Advance scouts think Quin Snyder’s play signals are the toughest to crack
As it is in the NFL, several NBA head coaches use various hand signals and gesture to call out plays. Utah Jazz head coach Quin Snyder is no different, but it seems his are more elaborate than others.
If you watch Snyder in action, you’ll see his hand gestures in full effect. Jazz fans are familiar with some of his motions. NBA advance scouts — staff members who are tasked with deciphering and collation opponents’ playcalling — on the other hand, struggle to decipher their meaning.
When you ask scouts about the toughest coach to observe, one name keeps popping up: Utah coach Quin Snyder. “With all that twitching it’s tough to see what’s even a play call,” a Western Conference scout says. “And then he uses all that European shi*.”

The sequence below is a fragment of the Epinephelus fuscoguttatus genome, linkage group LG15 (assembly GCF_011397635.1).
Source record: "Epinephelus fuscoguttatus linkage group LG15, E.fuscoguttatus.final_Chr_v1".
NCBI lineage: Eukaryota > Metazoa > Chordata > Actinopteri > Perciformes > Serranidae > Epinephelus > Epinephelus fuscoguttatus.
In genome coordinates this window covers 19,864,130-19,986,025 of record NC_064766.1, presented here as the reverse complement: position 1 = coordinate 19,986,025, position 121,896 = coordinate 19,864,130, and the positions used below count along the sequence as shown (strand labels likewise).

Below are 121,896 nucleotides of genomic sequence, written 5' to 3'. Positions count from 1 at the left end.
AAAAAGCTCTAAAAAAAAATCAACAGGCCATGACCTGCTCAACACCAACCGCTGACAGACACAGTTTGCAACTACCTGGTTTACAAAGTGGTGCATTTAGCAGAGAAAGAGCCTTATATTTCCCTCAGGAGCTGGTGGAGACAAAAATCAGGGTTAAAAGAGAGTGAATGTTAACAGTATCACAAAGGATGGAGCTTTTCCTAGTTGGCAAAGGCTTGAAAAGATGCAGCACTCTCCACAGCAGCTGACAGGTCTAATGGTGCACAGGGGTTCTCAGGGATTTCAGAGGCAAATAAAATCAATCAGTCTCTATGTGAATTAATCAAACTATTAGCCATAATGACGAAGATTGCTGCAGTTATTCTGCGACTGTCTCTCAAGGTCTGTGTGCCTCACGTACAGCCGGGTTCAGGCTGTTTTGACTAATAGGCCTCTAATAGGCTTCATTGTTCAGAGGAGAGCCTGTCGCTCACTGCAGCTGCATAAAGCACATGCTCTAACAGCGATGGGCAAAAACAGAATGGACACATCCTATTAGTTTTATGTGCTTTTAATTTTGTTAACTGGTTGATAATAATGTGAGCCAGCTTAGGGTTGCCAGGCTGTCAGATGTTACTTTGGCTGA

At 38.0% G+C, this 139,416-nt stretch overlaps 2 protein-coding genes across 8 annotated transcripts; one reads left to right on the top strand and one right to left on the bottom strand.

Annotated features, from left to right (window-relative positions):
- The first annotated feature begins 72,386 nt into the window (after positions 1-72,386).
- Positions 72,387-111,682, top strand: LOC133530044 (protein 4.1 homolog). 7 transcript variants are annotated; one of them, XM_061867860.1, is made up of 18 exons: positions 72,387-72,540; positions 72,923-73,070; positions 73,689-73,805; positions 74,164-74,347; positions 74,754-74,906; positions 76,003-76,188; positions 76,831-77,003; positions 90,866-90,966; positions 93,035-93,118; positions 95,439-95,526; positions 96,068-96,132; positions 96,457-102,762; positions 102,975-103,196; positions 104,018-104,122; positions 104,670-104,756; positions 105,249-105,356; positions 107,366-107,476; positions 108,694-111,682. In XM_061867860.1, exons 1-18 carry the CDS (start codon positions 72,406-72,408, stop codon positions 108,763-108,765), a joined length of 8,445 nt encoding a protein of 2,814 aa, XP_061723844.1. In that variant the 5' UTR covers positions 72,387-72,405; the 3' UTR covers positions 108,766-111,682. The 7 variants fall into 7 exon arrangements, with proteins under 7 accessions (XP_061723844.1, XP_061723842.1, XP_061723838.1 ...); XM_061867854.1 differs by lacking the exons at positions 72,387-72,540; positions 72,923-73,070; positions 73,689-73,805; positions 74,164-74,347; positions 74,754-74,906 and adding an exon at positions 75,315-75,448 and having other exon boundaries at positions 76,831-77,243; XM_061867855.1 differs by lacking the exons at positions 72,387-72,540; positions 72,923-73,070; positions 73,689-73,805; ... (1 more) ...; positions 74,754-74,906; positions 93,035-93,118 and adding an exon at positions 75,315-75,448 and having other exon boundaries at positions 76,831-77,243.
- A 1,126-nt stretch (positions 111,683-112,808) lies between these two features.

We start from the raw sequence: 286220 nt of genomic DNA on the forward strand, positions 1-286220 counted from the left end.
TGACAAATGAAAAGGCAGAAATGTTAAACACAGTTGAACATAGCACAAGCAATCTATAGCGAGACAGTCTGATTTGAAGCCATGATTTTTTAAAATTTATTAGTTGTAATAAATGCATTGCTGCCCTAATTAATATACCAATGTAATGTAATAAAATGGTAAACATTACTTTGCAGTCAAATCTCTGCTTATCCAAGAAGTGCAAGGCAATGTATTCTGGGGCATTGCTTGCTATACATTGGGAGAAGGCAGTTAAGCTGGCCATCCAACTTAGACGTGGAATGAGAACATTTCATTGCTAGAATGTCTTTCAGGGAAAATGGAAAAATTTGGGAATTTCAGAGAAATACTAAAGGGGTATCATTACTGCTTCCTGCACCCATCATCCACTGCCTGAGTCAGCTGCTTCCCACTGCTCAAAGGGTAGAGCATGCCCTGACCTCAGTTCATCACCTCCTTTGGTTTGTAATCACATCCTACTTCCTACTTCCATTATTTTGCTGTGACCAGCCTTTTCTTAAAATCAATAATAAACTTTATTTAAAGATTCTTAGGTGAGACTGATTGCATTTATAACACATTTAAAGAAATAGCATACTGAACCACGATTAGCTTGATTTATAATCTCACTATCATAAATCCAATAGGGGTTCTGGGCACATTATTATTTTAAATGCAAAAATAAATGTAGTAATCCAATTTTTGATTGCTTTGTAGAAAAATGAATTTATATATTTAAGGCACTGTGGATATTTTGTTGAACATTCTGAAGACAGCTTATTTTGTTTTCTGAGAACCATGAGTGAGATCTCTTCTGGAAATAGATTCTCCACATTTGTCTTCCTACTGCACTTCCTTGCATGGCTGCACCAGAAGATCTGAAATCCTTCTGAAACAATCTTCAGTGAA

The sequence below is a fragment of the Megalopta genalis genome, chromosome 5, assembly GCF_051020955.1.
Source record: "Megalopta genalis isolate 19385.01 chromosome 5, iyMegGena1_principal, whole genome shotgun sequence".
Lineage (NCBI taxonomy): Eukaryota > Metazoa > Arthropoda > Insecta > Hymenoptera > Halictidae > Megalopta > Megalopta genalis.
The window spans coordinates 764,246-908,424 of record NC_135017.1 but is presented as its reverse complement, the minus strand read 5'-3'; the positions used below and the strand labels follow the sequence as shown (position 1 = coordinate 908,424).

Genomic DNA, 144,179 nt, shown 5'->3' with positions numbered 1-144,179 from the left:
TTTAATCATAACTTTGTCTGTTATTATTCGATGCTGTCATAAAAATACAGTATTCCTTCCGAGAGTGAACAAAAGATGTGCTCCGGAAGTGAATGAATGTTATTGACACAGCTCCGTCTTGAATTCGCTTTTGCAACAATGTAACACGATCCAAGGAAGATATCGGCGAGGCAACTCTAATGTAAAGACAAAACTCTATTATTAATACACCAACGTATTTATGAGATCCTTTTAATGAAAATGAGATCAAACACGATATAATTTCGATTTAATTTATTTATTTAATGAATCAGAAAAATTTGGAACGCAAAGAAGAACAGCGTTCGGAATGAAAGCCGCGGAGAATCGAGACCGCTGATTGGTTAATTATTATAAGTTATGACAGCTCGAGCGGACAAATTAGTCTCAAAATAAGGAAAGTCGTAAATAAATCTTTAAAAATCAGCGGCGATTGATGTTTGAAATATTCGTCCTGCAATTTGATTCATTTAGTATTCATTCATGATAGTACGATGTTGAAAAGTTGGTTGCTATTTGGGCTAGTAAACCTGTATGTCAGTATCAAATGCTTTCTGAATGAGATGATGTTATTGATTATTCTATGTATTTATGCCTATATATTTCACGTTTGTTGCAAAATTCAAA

Snyder’s calls seem of another tradition, another language. Many of his mannerisms defy simple explanation. Here, scouts must take on a role of a writer with a tall task. Describing Snyder means translating the idiosyncratic movements of a man whose rhythms bob outside the bounds of beings.
Snyder, now 51 years of age, is one of the best coaches in the league, according to most accounts. The Washington native led the Jazz all the way to the second round of last season’s playoffs. In the end, though, Utah was defeated by the Houston Rockets in the second round, 4-1.
The Jazz hired Snyder in 2014. Prior to that, he had never been an NBA head coach, though he did serve as an assistant coach with several teams in the past. That’s not to say he is inexperienced at the head coaching position, though. In fact, Snyder has been calling plays from the sideline for more than 25 years.
The Jazz have become one of the more intriguing teams in the NBA, to be sure. Let’s see if Snyder can lead the team back to the playoffs again this season.